So, recently I posted one of my favorite Desmos graphs ever. Since I was in middle school, I’ve been drawing those doodles where you connect points on a y-axis with points on an x-axis in the following way:
I loved this as a kid because the more lines I drew, the more the boundary looked like a smooth curve, even though I knew it was created by straight lines. You can experiment with it on Desmos by clicking on:
Now, about 10 years ago, I was sitting around the faculty room wondering what the equation of the bounding curve is or even if there is one. Take a look at the graph with 30 lines:
Seems pretty clear that there is a bounding curve. But, if that image doesn’t convince you, maybe the one with 100 lines will:
Clearly, there is a smooth curve that bounds these lines as their number heads to infinity. BUT WHAT IS ITS EQUATION? Just to visualize it better, here’s the 100 line graph in orange with the boundary curve in black:
And, here’s the boundary curve (or what I think is) by itself:
Again, my driving question for the better part of a decade is what the equation of the curve is.
I think I’ve found it, but want to toss it out to the MathTwitterBlogosphere (#mtbos) to see what other think. I’m happy with my solution, but feel like it may still not be correct. So, if anyone has thoughts, communicate them to me, either via email or Twitter or as a comment on this page or on Facebook.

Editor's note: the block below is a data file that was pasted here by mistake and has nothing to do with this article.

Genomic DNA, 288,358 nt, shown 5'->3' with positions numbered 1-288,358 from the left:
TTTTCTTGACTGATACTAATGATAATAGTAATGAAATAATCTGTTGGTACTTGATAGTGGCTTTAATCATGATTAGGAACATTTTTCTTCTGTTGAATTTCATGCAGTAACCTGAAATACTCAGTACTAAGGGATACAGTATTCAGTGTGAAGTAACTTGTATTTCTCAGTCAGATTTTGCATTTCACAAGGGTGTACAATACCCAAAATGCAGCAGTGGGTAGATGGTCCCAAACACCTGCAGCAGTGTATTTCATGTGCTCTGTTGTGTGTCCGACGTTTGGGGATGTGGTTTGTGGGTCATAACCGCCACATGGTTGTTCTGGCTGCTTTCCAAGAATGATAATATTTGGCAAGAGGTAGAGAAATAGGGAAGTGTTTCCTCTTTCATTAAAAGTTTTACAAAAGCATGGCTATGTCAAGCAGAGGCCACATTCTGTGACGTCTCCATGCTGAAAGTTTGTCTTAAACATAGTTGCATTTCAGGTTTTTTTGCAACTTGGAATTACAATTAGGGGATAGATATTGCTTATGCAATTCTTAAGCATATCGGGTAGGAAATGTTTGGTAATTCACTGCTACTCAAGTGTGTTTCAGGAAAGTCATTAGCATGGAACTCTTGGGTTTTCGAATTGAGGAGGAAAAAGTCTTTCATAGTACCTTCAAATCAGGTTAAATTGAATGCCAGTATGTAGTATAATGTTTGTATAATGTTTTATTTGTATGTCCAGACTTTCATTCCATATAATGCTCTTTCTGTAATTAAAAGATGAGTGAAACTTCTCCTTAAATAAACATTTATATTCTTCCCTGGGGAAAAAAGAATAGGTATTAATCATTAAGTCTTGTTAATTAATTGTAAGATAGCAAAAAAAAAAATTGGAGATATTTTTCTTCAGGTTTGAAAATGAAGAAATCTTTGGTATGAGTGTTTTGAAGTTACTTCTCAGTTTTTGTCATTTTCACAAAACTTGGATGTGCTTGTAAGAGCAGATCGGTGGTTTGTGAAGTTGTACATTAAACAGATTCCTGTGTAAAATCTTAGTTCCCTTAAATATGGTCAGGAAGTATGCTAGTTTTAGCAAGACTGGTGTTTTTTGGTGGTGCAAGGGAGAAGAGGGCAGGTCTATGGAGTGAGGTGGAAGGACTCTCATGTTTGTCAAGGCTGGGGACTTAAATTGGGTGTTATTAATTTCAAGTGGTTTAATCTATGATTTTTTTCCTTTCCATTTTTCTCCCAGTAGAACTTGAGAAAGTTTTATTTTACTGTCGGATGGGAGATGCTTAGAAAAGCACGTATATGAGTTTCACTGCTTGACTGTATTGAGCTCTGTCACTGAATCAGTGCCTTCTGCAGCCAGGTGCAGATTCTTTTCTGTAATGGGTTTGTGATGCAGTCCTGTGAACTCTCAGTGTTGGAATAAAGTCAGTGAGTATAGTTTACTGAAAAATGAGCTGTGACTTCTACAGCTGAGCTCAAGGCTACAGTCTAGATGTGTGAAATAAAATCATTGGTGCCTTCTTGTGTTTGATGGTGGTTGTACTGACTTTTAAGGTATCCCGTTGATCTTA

Have at it Math Geeks!
2 thoughts on “Bounding Curve to a Simple Childhood Doodle”
I figured out a pattern for the coordinates of your 10×10 that should work for larger nxn grids. I tried to find the intersection points with two sequential lines at a time. If n=10, then both x and y’s coordinates have n+1 or 11 in their denominators, while their numerators begin with the products of 0x1 for the x-coordinates’s numerator, then 1×2, 2×3,3×4,etc.until the last point has a numerator of 10×11. The numerators of the y-coordinates begin with 10×11, 9×10,8×9,etc. down to 0x1. If I eliminate the last point (10,0) then it fits the exponential function y=9.1687063(0.636986717)^x pretty well, but other than refining this process for ever larger values of n and hopefully finding some “limits” of the values of “a” and “b” (like does it approach y=10(.5)^x ?), I can’t come up with a good way yet for expressing the pattern algebraically. Any hints? (I haven’t tried Desmos yet, either.)
Ellen. I didn’t go with intersecting lines, although that might very well work. I played around with calculus to try to determine the slope of the bounding curve based on the x-coordinate. Another math teacher used Geogebra to come up with a conic like equation for it. I powered through using calculus.
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